Honesty is simple, but it is not always easy. Among the hardest things a change leader or project manager has to do, are those conversations that relay uncomfortable truths.
It is not just because we don’t like the discomfort of it all, or because we cherish our popularity; there is a real risk that, if it goes badly, the conversation can derail the whole project or initiative.
Giving people bad or uncomfortable or unwanted news can flip their focus from the rational to the irrational, and their response can become unpredictable. The one message can become the whole deal for them. And if they have sufficient power, they can hijack a whole agenda.
No wonder, therefore, that we would often prefer simply to send an email. It’s quick, it’s detached and we can think it through and write it as we want to: no chance of mis-speaking. Of course, we all know that is the wrong approach: if only we acted on that knowledge!
I first became aware of the phrase “speak truth to power” in that cauldron of political learning, The West Wing. The origins of the phrase go back to an injunction to Quakers and has been re-used frequently by political writers since the mid 20th Century.
But the concept is, of course, far older: in ancient Greece, the concept of saying everything, being bold and speaking without fear was called parrhesia.
The real challenge is how to do this effectively. Even if you discount the personal risk of losing face, being shouted at or getting the sack, speaking fearlessly can change everything. So it is necessary to ensure that the change, if it comes, is controlled.
Fearless speaking is not about being brave enough to dive in. The courage you need is to face up to the complexity of your message and make the time to prepare. This unfortunately means living with the stress for a little longer. In planning, you have two objectives:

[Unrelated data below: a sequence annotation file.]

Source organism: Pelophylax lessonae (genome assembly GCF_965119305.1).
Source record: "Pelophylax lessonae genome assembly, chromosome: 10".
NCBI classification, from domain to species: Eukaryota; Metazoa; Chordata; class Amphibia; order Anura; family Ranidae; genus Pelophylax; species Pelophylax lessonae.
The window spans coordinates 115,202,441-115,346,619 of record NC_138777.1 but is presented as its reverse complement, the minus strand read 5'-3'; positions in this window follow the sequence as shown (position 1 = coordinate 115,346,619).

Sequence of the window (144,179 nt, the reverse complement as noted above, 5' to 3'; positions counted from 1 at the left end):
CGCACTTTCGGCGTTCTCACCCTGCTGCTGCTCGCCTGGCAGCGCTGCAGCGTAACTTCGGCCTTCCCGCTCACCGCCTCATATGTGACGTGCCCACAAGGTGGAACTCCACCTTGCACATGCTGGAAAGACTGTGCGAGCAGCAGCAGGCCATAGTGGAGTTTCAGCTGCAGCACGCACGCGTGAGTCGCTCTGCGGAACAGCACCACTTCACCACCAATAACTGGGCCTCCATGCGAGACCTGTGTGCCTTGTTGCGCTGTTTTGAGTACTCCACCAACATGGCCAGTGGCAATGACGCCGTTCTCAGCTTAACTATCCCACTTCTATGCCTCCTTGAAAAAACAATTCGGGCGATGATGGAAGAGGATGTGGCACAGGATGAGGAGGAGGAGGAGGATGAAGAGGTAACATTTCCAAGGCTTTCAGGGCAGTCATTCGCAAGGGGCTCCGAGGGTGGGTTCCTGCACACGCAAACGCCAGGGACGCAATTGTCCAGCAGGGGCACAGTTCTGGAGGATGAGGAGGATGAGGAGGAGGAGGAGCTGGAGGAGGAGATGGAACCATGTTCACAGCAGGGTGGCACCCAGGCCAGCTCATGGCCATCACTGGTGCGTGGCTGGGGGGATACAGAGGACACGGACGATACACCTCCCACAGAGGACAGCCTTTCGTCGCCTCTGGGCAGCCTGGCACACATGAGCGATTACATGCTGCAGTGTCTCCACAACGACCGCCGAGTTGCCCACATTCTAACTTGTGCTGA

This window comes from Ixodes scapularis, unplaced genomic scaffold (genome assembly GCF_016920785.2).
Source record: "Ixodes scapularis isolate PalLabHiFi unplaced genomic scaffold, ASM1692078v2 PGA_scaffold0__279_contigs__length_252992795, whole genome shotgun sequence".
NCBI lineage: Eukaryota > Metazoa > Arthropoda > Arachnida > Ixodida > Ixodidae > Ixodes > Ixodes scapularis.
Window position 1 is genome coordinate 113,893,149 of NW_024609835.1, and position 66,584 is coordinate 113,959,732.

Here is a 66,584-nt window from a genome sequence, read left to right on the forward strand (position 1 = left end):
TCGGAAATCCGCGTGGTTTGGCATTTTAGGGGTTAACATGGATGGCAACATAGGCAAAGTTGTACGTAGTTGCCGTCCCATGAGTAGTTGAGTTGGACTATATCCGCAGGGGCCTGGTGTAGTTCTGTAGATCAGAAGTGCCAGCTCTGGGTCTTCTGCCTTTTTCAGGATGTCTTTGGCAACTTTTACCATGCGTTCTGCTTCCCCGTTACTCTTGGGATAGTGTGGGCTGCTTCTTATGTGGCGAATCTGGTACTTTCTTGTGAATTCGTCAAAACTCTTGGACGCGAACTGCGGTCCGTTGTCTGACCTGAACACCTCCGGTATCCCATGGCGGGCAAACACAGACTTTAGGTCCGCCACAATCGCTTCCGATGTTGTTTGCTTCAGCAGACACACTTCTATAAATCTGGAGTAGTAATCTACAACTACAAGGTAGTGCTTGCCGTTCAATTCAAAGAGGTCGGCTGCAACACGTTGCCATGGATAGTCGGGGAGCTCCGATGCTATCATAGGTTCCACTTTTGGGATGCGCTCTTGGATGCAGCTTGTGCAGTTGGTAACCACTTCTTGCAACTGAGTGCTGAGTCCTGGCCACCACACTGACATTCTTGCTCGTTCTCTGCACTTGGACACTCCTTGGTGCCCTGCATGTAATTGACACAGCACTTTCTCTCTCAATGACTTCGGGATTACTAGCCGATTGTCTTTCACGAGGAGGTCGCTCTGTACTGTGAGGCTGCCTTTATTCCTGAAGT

1. Communicate you message
2. Control the emotional states of you and the other person
The common mistake is to treat the first of these as most or all of the challenge.
The key to controlling your emotions is preparation plus a few extra tips (which I’ll save for a future blog post). Controlling the other person’s emotions is far harder. If they refuse to cede control to you, there is nothing you can do. Five things that will help:
- Give them time to work things out for themselves and make time to listen to them
- Keep facts simple and express things as clearly as you can
- Give them a back door – when they get the message and need to save face, have some extra information to offer. That way, they can blame you for not knowing that one fact, rather than take responsibility for holding out
- Be prepared to declare that the situation has broken down
- Reiterate your commitment to them and to what you are doing
The “so what?”
Speaking truth to power is no fun, but it most often goes wrong when you focus on the truth, rather than the power.